Originally posted on zdnet.
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The tale also features his take on input from the web’s ‘father’ Tim Berners-Lee, Netscape co-founder, Marc Andreessen, who co-authored the first browser, Mosaic, Sun co-founder Bill Joy, and Microsoft co-founder, Bill Gates.
“The trademark was originally registered by Sun Microsystems, and as of the date of this paper the registration is owned by Oracle Corporation. The trademark was licensed by Sun to Netscape and later to the Mozilla Foundation,” the pair write.
Java was created by James Gosling, also in 1995, while he worked at Sun. Two years after Oracle acquired Sun, he was nabbed by Google during its legal battle with Oracle over the search company’s use of Java APIs in Android.
Gosling joined Tim Bray, another high-profile former Sun engineer who helped open-source Java and would lead Google’s Android developer advocate team from 2010.
However, at the outset, Netscape saw Java as critical to the future of the web and its war with Microsoft’s Internet Explorer and proprietary Visual Basic.
According to Eich and Wirfs-Brock, “The rallying cry articulated by Marc Andreessen at Netscape meetings was ‘Netscape plus Java kills Windows’.” In May 1995, as Sun announced Java, Netscape outlined its plan to license Java for its browser.
“Doubters, dominant at Sun and a majority at Netscape, questioned the need for a simpler scripting language: wasn’t Java suitable for scripting; would it be possible to explain why two languages were better than one; and did Netscape have the necessary expertise to create a new language?”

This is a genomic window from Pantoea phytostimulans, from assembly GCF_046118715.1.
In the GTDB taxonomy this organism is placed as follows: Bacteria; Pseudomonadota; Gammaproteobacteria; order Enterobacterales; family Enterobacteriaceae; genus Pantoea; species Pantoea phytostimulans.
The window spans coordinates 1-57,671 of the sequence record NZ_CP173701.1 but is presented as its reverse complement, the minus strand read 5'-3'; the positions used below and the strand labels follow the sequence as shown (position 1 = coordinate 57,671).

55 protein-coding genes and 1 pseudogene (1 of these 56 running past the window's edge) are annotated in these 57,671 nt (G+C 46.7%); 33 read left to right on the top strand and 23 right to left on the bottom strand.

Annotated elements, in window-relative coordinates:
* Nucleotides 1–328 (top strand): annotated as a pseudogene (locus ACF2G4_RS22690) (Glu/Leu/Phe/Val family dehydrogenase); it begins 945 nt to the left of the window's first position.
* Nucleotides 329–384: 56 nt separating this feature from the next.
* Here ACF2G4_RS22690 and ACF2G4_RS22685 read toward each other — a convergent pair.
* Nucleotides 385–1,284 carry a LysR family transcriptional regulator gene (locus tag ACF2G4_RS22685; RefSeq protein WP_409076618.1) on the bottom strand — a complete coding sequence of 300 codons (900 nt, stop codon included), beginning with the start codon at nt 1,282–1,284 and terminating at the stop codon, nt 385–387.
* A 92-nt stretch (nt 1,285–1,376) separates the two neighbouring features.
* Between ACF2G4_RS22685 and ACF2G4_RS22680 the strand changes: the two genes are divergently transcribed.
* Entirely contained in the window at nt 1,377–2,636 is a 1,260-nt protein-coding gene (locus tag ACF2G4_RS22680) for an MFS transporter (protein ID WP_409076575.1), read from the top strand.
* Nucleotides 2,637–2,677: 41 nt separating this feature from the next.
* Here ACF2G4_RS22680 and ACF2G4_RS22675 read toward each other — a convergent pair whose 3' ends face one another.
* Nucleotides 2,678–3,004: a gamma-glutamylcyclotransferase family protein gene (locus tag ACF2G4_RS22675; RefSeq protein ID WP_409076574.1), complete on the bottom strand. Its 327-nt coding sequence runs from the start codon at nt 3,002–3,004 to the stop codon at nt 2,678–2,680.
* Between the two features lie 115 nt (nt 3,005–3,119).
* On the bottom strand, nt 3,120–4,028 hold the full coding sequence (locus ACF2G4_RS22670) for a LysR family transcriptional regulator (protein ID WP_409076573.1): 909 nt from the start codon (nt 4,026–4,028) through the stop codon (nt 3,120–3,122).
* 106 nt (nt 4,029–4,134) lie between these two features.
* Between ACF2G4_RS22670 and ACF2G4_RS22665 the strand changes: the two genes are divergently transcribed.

Another choice quote in the paper highlights Microsoft’s radically different approach to proprietary and open-source software in the year 2000 in the context of an “internet tidal wave” that Gates saw coming that was then dominated by Netscape.
“Microsoft, with Internet Explorer, had won and ultimately achieved over 90% market share. It had little ongoing interest in enhancing the web-programming platform over which it had no proprietary control,” the pair write.
“Internally, resources were redirected from enhancing open browser technologies such as ECMAScript to developing proprietary Microsoft technologies such as the Windows Presentation Framework, which it hoped would ultimately obsolete and displace open Web technologies.